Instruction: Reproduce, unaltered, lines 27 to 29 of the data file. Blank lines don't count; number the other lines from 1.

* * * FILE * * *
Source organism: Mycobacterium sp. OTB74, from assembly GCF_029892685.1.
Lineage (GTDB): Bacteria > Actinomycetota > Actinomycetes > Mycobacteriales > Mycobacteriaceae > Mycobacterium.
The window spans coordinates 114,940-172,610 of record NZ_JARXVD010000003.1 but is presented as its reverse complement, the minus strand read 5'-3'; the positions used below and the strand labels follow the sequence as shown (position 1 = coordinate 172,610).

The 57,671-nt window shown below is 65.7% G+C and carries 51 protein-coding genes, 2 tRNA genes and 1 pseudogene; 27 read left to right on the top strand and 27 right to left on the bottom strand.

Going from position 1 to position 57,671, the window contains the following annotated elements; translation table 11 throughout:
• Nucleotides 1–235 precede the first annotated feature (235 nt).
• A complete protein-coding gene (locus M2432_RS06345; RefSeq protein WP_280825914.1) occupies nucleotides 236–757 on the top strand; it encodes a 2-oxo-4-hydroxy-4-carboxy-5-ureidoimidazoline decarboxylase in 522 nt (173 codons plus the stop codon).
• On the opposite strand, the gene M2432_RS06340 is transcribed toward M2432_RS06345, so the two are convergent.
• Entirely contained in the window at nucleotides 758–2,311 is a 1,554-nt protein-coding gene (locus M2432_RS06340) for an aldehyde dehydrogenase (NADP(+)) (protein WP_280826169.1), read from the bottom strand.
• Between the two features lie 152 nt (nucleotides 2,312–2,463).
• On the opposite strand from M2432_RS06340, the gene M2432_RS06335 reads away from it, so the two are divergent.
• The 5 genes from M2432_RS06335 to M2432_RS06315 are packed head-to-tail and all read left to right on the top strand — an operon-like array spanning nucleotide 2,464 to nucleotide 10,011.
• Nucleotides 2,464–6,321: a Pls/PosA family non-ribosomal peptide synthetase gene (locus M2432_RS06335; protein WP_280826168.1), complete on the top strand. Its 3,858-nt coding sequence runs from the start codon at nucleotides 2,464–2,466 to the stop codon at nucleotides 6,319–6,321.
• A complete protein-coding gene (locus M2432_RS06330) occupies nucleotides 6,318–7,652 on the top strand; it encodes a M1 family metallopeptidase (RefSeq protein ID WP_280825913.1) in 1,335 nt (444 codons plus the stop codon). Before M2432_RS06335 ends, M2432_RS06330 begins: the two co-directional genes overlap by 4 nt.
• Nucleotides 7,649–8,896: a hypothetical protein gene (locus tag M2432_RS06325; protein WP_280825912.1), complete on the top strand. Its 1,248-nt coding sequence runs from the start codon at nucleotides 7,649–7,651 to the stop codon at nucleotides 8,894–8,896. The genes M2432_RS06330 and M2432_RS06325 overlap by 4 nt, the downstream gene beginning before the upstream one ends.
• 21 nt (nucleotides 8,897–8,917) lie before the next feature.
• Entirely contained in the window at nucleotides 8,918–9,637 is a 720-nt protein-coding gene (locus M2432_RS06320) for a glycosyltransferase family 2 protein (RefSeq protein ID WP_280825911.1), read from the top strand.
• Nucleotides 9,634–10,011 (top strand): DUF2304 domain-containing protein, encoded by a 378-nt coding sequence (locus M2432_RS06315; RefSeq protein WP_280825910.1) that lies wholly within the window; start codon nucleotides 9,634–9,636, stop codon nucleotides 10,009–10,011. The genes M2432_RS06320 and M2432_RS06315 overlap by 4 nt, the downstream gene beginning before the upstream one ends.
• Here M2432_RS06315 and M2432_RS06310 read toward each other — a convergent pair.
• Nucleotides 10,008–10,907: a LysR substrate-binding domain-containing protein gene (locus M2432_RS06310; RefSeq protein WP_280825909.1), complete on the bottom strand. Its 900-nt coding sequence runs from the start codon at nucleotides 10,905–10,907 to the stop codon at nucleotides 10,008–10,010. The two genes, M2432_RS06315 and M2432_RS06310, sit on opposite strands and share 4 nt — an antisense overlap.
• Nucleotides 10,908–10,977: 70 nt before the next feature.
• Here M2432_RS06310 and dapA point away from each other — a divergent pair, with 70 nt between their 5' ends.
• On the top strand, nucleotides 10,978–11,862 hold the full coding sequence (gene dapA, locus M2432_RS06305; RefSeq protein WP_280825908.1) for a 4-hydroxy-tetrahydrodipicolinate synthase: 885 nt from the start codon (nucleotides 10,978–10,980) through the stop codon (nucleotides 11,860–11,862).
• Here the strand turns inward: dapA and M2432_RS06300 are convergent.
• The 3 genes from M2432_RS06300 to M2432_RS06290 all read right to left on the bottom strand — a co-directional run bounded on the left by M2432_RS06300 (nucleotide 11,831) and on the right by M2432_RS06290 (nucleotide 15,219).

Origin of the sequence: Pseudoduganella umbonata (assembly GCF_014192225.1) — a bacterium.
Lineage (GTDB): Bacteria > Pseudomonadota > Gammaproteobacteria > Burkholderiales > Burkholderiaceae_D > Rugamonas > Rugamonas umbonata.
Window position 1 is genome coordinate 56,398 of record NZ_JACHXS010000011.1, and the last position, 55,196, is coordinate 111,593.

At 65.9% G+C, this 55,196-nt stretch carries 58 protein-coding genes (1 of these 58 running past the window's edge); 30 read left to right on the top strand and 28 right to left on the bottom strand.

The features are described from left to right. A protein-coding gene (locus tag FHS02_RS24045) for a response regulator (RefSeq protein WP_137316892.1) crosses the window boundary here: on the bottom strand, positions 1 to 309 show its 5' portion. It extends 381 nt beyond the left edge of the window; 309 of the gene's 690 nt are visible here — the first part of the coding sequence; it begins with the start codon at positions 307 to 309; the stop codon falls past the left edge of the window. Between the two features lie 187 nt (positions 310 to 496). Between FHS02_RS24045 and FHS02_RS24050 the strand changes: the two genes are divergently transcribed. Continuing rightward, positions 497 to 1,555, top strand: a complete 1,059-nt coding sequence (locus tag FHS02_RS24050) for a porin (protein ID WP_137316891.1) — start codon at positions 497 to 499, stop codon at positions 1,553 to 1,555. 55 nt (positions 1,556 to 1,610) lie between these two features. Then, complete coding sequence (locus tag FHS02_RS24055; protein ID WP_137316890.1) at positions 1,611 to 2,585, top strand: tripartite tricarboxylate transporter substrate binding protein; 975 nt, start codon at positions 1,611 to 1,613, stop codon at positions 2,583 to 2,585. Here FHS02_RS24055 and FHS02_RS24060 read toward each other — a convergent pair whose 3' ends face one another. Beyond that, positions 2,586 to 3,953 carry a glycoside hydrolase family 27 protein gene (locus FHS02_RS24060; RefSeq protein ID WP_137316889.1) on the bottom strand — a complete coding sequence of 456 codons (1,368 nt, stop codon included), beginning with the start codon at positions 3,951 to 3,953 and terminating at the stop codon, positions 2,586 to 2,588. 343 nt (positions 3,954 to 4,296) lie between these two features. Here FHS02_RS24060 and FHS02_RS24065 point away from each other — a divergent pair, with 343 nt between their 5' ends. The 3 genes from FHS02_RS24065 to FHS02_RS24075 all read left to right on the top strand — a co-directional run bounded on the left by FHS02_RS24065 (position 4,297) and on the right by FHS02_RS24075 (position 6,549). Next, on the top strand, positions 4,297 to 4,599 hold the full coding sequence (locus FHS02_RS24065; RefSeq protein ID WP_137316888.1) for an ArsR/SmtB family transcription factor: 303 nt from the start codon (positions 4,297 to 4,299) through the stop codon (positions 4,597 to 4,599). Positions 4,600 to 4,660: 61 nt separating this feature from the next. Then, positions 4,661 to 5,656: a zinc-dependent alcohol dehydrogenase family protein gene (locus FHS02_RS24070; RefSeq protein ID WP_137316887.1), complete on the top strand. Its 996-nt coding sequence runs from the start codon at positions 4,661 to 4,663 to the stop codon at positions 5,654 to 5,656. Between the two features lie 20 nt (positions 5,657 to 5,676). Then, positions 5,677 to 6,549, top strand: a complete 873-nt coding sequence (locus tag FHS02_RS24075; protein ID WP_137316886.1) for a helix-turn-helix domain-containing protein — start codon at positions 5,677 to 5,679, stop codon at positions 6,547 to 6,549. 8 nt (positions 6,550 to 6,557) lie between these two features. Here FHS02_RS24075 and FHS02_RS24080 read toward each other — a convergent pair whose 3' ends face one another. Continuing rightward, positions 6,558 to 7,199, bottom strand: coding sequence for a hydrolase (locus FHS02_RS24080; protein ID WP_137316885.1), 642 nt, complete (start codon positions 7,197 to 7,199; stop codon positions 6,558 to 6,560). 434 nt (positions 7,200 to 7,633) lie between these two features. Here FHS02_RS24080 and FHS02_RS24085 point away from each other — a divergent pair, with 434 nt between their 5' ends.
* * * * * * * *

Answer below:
Lineage (GTDB): Bacteria > Pseudomonadota > Gammaproteobacteria > Burkholderiales > Burkholderiaceae_D > Rugamonas > Rugamonas umbonata.
Window position 1 is genome coordinate 56,398 of record NZ_JACHXS010000011.1, and the last position, 55,196, is coordinate 111,593.

At 65.9% G+C, this 55,196-nt stretch carries 58 protein-coding genes (1 of these 58 running past the window's edge); 30 read left to right on the top strand and 28 right to left on the bottom strand.